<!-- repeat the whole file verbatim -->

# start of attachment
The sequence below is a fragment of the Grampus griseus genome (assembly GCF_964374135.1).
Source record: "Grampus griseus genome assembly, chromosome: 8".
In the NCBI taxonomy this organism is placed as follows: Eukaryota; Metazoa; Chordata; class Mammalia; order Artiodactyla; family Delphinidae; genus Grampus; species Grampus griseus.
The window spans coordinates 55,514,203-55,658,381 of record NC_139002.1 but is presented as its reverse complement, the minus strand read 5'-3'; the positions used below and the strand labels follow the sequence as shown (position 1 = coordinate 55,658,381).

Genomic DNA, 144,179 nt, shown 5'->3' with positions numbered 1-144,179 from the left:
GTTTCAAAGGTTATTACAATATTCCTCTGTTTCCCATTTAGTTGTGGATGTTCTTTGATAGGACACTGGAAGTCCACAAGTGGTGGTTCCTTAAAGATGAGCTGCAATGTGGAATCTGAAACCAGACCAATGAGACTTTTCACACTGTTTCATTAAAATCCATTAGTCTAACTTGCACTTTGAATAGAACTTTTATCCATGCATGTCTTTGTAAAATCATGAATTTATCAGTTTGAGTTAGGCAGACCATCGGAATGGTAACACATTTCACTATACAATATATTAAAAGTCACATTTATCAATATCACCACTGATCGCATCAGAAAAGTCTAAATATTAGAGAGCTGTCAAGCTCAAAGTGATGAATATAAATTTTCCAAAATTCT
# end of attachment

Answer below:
The sequence below is a fragment of the Grampus griseus genome (assembly GCF_964374135.1).
Source record: "Grampus griseus genome assembly, chromosome: 8".
In the NCBI taxonomy this organism is placed as follows: Eukaryota; Metazoa; Chordata; class Mammalia; order Artiodactyla; family Delphinidae; genus Grampus; species Grampus griseus.
The window spans coordinates 55,514,203-55,658,381 of record NC_139002.1 but is presented as its reverse complement, the minus strand read 5'-3'; the positions used below and the strand labels follow the sequence as shown (position 1 = coordinate 55,658,381).

Genomic DNA, 144,179 nt, shown 5'->3' with positions numbered 1-144,179 from the left:
GTTTCAAAGGTTATTACAATATTCCTCTGTTTCCCATTTAGTTGTGGATGTTCTTTGATAGGACACTGGAAGTCCACAAGTGGTGGTTCCTTAAAGATGAGCTGCAATGTGGAATCTGAAACCAGACCAATGAGACTTTTCACACTGTTTCATTAAAATCCATTAGTCTAACTTGCACTTTGAATAGAACTTTTATCCATGCATGTCTTTGTAAAATCATGAATTTATCAGTTTGAGTTAGGCAGACCATCGGAATGGTAACACATTTCACTATACAATATATTAAAAGTCACATTTATCAATATCACCACTGATCGCATCAGAAAAGTCTAAATATTAGAGAGCTGTCAAGCTCAAAGTGATGAATATAAATTTTCCAAAATTCT